You get the idea. Some of these are probably common to all patients deciding between emergency departments, but there are likely some that are unique to your local market as well. And what will be different for each hospital is the importance that various segments of your patient population place on each of these choice factors.
Now, armed with your list of choice factors, you’re ready to capture some real patient feedback so you can determine a) how important each of these factors actually is to their decision, and b) how they think you do vs. your competition.
Gather Customer Feedback
The only way to get good, reliable data about how patients make choices so that you can confidently create strategies to win their choice… is to ask them.
How many patients you want to ask depends on how you plan to use the results and how many data points you need to feel confident in making your strategic decisions.
You’ll want to ask:
- Imagine you are in an emergency medical situation. When deciding which Emergency Room to go to, how important are following attributes to you...?
- Do you associate the following factors with ?
- Do you associate the following with ?
Analyze And Strategize
Healthcare is data rich. Clinical, quality, operational, financial, patient experience… you have all sorts of data. You probably also have some nice charts and graphs or even complex scorecards.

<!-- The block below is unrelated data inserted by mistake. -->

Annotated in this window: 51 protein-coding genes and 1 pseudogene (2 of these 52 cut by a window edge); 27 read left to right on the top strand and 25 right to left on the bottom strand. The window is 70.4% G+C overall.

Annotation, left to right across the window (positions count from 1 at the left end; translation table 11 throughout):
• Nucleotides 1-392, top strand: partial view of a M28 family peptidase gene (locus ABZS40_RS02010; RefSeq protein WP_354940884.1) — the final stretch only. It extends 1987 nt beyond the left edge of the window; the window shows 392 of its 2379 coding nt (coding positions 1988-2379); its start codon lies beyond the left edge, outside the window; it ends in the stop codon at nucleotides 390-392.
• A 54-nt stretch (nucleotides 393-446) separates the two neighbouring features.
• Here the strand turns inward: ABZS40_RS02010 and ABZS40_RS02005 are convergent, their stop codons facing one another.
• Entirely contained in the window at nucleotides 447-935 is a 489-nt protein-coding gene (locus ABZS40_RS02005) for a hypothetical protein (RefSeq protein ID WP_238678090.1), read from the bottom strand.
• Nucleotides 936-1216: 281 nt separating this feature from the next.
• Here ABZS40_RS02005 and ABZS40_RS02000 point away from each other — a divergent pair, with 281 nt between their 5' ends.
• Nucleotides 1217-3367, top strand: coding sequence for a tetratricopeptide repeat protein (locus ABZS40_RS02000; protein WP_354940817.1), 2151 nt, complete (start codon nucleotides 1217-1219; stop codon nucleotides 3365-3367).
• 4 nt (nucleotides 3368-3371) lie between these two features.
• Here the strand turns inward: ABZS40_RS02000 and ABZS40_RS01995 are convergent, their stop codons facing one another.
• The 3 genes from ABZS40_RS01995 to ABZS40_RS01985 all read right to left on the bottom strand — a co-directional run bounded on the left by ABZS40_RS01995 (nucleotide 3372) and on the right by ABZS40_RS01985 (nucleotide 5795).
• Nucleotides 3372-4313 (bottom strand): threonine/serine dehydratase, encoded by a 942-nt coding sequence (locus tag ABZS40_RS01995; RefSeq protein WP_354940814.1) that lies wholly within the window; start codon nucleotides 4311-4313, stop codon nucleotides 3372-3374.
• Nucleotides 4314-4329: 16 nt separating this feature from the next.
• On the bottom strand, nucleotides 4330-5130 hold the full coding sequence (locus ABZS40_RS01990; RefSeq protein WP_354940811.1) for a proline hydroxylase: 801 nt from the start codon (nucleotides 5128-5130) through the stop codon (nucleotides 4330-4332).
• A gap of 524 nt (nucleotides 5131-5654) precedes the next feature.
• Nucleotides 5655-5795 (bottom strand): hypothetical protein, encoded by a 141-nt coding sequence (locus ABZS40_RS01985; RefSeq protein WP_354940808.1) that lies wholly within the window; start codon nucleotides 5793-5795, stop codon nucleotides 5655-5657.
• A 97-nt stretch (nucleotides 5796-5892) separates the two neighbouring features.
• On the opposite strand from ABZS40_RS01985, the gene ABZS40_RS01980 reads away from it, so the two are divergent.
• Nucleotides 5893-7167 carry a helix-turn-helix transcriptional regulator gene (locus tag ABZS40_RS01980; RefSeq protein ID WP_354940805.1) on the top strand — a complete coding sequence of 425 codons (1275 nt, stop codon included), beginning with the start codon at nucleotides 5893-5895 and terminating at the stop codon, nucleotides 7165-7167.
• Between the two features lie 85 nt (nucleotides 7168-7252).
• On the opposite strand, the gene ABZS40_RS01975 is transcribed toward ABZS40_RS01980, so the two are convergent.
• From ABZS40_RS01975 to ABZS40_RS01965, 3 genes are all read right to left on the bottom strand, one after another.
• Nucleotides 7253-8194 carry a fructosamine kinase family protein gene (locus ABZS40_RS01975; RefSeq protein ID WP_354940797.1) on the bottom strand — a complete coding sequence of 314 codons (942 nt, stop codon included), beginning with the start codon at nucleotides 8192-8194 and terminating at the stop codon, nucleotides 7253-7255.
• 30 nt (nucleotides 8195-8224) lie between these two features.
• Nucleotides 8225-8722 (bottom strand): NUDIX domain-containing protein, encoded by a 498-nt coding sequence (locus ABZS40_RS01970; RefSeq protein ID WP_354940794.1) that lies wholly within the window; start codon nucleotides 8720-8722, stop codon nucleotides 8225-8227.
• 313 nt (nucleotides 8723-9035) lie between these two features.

What’s often lacking is the ability to understand intuitively what the data means so you can quickly make decisions. Specifically, when trying to understand the patient choice, you’ll also need to be able to slice and dice the data to understand differences amongst your patient population.
We like to visualize the data in three circles:
Factors within the yellow circle are most important to patients. The blue and red circles represent the value you and your competitor provide.
By viewing the choice factors in this way, we immediately understand:
- Where you have an advantage (green)
- Where patients perceive unmet needs (yellow)
- Where there is perceived parity between you and your competition (gray)
- Where the competition has the upper hand (orange)
- Where patients place less importance (blue, purple, red)
Each of these areas has implications for strategy development to reach your growth goal. Now you can brainstorm and prioritize tactics to impact patient choice.
- What can you do to build and defend your green zone?
- What can you do to neutralize your competitor’s advantage?
OK, now you’ve implemented your strategy. But did you do it? Did you crack the code on patient choice? Only time will tell.
Strategy is a process, not an event. Today’s healthcare market demands agility. You have to run fast just to keep your place in the market.
Organizations have to be continuously monitoring changes in patient perceptions to evolve with their patients. Ongoing measurement like this allows you to capitalize on opportunities quickly (before your competition) and make real-time adaptations to your strategy to reach your growth goal.
It’s all about winning the patient choice. By learning what impacts their decision-making, you obtain actionable intelligence to build a formidable advantage. Growth happens when the customer's voice drives organizational decision-making. Crack the code on your patient choice!